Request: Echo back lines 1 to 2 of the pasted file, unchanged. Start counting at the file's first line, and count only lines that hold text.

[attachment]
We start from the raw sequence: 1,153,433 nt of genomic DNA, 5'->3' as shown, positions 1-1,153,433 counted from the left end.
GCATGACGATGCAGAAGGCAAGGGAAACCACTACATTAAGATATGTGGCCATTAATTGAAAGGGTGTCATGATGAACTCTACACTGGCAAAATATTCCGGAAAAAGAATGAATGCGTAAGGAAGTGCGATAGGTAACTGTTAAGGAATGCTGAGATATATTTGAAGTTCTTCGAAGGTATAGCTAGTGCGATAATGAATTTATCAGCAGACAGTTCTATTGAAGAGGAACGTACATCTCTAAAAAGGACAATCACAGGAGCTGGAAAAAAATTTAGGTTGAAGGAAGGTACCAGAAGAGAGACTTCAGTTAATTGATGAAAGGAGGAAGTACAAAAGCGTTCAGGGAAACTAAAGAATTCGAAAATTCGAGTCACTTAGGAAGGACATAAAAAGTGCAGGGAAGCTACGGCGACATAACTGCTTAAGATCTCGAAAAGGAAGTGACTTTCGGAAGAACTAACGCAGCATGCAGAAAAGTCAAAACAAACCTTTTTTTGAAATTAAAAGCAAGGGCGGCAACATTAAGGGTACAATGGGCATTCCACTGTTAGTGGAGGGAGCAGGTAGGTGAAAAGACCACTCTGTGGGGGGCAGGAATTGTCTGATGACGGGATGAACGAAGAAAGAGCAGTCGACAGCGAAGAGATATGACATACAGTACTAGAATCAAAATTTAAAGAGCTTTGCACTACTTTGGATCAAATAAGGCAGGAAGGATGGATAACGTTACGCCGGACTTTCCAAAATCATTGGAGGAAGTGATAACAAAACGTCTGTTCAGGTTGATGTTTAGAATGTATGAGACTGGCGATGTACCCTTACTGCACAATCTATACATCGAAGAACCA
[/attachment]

We start from the raw sequence: 1,153,433 nt of genomic DNA, 5'->3' as shown, positions 1-1,153,433 counted from the left end.
GCATGACGATGCAGAAGGCAAGGGAAACCACTACATTAAGATATGTGGCCATTAATTGAAAGGGTGTCATGATGAACTCTACACTGGCAAAATATTCCGGAAAAAGAATGAATGCGTAAGGAAGTGCGATAGGTAACTGTTAAGGAATGCTGAGATATATTTGAAGTTCTTCGAAGGTATAGCTAGTGCGATAATGAATTTATCAGCAGACAGTTCTATTGAAGAGGAACGTACATCTCTAAAAAGGACAATCACAGGAGCTGGAAAAAAATTTAGGTTGAAGGAAGGTACCAGAAGAGAGACTTCAGTTAATTGATGAAAGGAGGAAGTACAAAAGCGTTCAGGGAAACTAAAGAATTCGAAAATTCGAGTCACTTAGGAAGGACATAAAAAGTGCAGGGAAGCTACGGCGACATAACTGCTTAAGATCTCGAAAAGGAAGTGACTTTCGGAAGAACTAACGCAGCATGCAGAAAAGTCAAAACAAACCTTTTTTTGAAATTAAAAGCAAGGGCGGCAACATTAAGGGTACAATGGGCATTCCACTGTTAGTGGAGGGAGCAGGTAGGTGAAAAGACCACTCTGTGGGGGGCAGGAATTGTCTGATGACGGGATGAACGAAGAAAGAGCAGTCGACAGCGAAGAGATATGACATACAGTACTAGAATCAAAATTTAAAGAGCTTTGCACTACTTTGGATCAAATAAGGCAGGAAGGATGGATAACGTTACGCCGGACTTTCCAAAATCATTGGAGGAAGTGATAACAAAACGTCTGTTCAGGTTGATGTTTAGAATGTATGAGACTGGCGATGTACCCTTACTGCACAATCTATACATCGAAGAACCA